It is this fourth category, the idea of being polite, that critics seem to focus on the most. Can it be that people understand the rules of “Twittiquette,” but they have in the meantime lost their ability to function in polite society? For example, in a humorous video treatment, YouTube user evmoneytv pokes fun at our apparent struggles with understanding how to wait in line (“How to stand in line”). We clearly need help relearning our manners.

In fact, as Frank Vetere and his co-authors point out, phatic systems are designed precisely to convey significance and meaning by taking the shortest path possible — cutting the line, if you will (178). The real differentiator for modern phatic technologies is not rejection of good manners, but an emphasis on speed. We can complete social transactions almost instantaneously, compared to some of our older methods (like letter-writing). We shorten our messages or leave out some of the details in order to keep up the pace. For some of us, the speed adds a sense of anxiety as we try to stay connected to our communities. And when we’re anxious, we can forget our manners.

Certainly we feel wistful about the joy of reading a beautifully-written letter or the thrill of hearing the voice of a loved one, but let’s not assume that new technologies completely eliminate the human touch. Remember what your mama taught you, and follow the Golden Rule–we’ll figure the rest of it out as we go along.

Sources: 

evmoneytv (2010).  How to stand in line. http://www.youtube.com/watch?v=9wispKpTV74

Gibbs, M. (2009). The first 10 rules of Twittiquette. http://www.networkworld.com/newsletters/200

Markopoulos, P., De Ruyter, B., Mackay, W., eds (2009). Awareness Systems : Advances in Theory, Methodology and Design. http://rave.ohiolink.edu/ebooks/ebc/9781848824775

Socialtimes.com (2013). Is Facebook Ruining Our Social Skills? [Infographic] . http://socialtimes.com/is-facebook-ruining-our-social-skills-infographic_b123556

V. Wang, J. V. Tucker, T. E. Rihll (2011). On phatic technologies for creating and maintaining human relationships, Technology in Society, Volume 33, Issues 1–2. (http://www.sciencedirect.com/science/article/pii/S0160791X11000182)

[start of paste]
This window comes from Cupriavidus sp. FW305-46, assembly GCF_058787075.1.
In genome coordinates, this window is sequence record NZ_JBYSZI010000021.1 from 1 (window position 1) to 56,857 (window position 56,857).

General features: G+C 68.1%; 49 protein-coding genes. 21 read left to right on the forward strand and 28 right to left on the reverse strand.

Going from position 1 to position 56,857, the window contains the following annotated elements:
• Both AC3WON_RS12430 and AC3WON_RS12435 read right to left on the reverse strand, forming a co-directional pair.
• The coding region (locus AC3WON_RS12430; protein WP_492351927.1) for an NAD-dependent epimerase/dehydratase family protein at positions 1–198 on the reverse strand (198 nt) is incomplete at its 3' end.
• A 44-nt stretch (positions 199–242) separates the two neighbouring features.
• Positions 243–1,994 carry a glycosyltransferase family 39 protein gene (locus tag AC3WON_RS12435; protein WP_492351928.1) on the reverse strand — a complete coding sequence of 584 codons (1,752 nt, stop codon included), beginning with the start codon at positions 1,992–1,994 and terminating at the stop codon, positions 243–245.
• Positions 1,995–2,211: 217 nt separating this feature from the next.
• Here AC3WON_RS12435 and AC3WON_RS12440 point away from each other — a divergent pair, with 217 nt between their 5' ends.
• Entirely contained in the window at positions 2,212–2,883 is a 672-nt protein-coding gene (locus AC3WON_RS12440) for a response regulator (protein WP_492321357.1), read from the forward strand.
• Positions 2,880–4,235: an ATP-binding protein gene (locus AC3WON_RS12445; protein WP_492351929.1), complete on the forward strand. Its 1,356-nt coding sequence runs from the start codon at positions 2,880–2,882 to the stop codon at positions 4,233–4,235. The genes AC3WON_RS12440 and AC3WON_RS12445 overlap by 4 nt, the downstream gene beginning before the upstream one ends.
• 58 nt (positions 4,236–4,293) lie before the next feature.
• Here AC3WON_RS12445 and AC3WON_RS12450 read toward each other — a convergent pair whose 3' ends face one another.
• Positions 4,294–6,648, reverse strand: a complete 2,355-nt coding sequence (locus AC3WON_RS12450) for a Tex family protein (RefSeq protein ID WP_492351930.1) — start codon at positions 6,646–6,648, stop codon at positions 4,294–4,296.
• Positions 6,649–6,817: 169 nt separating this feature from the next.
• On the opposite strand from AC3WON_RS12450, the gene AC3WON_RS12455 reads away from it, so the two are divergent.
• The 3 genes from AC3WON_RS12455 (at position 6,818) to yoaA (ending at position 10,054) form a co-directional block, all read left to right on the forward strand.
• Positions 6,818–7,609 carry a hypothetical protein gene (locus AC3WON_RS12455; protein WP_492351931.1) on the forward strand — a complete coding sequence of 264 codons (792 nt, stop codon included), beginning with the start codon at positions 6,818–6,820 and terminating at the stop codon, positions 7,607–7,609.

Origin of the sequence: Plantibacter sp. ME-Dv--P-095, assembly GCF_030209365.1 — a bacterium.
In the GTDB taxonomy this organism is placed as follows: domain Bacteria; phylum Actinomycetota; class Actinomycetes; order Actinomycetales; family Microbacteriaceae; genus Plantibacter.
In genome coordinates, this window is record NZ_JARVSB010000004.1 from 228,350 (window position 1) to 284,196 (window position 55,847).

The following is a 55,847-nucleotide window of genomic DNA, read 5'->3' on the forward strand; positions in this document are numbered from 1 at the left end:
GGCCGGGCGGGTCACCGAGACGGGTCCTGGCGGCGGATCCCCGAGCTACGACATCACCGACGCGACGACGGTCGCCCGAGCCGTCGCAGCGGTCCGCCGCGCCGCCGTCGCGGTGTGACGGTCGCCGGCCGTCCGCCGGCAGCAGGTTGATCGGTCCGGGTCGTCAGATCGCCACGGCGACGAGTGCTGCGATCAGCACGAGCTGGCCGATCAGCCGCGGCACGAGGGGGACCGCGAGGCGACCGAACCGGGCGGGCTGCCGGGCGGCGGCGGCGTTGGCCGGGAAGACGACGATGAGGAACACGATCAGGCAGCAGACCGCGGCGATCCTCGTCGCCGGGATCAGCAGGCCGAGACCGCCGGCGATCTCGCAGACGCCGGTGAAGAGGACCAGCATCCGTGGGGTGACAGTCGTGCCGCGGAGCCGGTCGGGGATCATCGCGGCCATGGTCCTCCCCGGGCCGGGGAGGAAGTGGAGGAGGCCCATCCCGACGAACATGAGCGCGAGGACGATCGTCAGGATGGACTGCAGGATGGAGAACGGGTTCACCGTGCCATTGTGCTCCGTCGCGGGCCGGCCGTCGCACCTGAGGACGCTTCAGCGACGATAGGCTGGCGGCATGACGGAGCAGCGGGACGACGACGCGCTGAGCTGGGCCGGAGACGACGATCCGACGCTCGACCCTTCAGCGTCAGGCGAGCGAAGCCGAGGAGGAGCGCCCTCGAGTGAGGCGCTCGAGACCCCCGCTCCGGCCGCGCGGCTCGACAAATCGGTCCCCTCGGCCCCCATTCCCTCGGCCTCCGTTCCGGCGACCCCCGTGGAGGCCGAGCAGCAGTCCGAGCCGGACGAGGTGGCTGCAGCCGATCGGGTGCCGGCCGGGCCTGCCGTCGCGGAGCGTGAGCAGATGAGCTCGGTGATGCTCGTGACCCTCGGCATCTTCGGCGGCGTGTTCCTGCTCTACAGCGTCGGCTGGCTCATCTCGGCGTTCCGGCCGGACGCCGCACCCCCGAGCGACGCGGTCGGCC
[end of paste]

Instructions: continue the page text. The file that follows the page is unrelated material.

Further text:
Disney’s MagicBands: Magical contextual marketing

Disney CastleHave you ever been to Disneyworld and wished you could skip the long lines, pay for the food without digging out your wallet, or just make the experience a one-of-a kind memory for your children? Disney is spending billions to roll out RFID wristbands that allow you to smooth over all the transactions a typical Disney vacation entails.

It’s all part of the My Disney Experience, which also includes a website, smartphone apps, and FastPass+, which allows you to skip long lines at the rides.

On the surface, this idea sounds like it could be useful: imagine how excited your child would be if Mickey greeted him by name. Imagine the ease of room key and credit card on a wristband. But when the longterm implications for privacy, marketing, and data are considered, there are more questions than answers..

Big data? Try enormous data. The ability to collect from an audience of minors–who normally can’t opt in to Facebook  or other data-rich experiences–may raise ethical concerns that have yet to be explored.

What do you think? Is it all a tempest in a (Mad Tea Party) teacup? Or is this something else?

Big Brother Mickey Mouse to monitor behavior via Disney’s MyMagic+ RFID wristbands